From popular Food Channel staple Lagasse comes a new collection that offers a reason to celebrate at least twice a month. For the expected Christmas, Easter, and anniversary partiesAas well as the uniquely Louisianian events of the Shrimp Festival, Jazz Fest, and the Sugar BowlALagasse, Bienvenu, and Willett (Emerils's TV Dinners) offer menus, plain and fancy. Recipes vary from simple to complex, but precise instructions enable an experienced cook in a home kitchen to produce delicious results; dishes are well seasoned but not incendiary. Photos of family and friends add to the party atmosphere but don't illustrate the recipes. Personable notes on the events and recipes will inspire the reader to throw a party of his or her own. An attractive, cohesive collection; expect demand from fans, but even those who don't go for Emeril's television style will find his fourth cookbook worthwhile.ADevon Thomas, Highland Twp. Lib., MI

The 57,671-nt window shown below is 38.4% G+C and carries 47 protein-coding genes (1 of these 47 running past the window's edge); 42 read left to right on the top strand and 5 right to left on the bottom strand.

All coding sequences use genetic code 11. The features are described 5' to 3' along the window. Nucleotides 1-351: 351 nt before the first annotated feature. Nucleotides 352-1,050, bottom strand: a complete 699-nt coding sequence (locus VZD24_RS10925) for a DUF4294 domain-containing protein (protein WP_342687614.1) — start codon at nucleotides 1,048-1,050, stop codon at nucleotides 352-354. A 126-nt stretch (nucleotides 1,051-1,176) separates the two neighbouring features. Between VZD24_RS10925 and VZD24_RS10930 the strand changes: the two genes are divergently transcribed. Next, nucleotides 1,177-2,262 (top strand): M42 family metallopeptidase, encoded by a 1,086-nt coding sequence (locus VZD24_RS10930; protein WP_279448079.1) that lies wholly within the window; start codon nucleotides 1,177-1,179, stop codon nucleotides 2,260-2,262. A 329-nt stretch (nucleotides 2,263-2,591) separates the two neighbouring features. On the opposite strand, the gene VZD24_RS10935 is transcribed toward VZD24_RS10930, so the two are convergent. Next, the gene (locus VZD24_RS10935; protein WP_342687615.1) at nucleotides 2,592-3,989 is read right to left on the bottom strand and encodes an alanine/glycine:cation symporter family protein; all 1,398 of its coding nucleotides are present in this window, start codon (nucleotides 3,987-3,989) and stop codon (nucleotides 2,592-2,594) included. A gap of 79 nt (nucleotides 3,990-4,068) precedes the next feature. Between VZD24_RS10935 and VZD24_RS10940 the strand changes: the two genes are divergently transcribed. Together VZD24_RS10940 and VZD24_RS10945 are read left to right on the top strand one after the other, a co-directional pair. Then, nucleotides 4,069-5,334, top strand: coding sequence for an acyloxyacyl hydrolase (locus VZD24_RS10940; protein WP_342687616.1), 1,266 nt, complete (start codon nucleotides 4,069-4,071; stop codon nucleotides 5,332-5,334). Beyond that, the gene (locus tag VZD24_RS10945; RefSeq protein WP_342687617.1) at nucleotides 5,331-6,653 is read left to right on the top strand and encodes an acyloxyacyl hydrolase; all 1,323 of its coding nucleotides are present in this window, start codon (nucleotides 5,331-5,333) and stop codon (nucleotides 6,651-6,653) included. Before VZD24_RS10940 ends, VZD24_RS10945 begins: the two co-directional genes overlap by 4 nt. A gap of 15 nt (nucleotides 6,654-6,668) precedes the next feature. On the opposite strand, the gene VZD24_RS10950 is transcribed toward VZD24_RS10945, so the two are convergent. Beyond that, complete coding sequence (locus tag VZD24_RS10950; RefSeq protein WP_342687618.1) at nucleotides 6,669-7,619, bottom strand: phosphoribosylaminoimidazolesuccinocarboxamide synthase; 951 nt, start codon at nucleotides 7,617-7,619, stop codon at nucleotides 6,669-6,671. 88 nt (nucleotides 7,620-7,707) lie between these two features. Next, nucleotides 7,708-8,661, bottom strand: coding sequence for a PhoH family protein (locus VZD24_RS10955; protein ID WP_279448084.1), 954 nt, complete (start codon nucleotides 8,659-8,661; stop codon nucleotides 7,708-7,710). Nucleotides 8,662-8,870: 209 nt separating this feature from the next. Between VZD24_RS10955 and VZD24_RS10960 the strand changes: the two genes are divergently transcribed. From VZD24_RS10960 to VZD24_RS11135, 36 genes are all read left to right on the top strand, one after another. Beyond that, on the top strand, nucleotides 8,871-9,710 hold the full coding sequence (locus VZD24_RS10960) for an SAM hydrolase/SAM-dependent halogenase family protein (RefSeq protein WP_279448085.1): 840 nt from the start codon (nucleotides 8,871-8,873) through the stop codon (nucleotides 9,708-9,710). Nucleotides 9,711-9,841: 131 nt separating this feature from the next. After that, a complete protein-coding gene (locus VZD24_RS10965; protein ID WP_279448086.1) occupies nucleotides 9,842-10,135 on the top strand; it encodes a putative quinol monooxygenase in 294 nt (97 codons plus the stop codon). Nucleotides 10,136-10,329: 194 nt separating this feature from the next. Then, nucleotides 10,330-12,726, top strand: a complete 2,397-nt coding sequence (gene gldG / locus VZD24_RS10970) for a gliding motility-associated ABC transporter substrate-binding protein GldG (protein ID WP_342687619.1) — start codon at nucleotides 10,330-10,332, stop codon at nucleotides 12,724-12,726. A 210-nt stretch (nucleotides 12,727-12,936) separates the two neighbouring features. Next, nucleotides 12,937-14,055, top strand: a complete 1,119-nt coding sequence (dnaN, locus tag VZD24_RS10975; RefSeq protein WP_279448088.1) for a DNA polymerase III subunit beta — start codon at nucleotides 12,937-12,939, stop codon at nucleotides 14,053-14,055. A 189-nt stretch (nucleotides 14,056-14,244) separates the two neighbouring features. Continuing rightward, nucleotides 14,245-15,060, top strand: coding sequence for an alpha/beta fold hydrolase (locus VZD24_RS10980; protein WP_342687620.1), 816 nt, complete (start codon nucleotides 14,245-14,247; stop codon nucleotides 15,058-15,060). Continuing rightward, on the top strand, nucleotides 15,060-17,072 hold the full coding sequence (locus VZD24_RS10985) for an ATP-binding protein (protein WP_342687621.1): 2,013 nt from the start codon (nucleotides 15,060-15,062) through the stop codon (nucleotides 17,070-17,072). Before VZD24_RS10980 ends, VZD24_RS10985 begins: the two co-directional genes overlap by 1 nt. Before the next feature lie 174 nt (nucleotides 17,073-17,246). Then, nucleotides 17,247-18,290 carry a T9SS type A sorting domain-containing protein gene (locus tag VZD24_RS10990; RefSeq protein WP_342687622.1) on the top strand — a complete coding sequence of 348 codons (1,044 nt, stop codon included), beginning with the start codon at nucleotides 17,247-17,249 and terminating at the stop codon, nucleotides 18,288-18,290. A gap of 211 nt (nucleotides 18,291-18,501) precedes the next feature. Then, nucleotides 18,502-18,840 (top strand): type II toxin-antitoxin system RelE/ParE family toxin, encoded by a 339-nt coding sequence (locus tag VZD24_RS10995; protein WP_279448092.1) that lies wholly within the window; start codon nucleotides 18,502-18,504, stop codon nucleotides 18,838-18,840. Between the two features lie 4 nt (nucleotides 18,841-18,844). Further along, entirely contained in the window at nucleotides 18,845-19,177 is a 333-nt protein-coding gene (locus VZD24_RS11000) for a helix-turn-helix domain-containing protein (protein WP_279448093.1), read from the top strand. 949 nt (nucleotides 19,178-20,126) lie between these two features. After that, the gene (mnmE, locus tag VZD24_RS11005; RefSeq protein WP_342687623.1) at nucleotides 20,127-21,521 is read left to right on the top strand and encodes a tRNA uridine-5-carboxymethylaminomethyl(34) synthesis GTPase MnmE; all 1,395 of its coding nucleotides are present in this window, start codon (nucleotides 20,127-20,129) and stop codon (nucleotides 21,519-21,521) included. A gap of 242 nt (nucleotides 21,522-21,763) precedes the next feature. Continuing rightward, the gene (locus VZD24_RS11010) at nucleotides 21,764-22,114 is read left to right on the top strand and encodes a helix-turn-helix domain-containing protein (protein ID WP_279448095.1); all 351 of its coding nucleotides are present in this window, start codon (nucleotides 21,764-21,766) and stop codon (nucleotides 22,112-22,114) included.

Copyright 1999 Reed Business Information, Inc.
About the Author
Emeril Lagasse is a chef, restaurateur, and author of fifteen bestselling cookbooks including his most recent book, Farm to Fork: Cooking Local, Cooking Fresh, and Emerils New New Orleans Cooking, which introduced his creative take on Creole cuisine. He is the proprietor of twelve award-winning restaurants across the country. He is the host of The Originals with Emeril and his popular series Emeril Live, both appearing on the Cooking Channel. His latest program, Emerils Table, airs exclusively on the Hallmark Channel. In 2002, Emeril established the Emeril Lagasse Foundation to support childrens educational programs that inspire and mentor young people through the culinary arts and promote nutrition and healthy eating. www.Emerils.com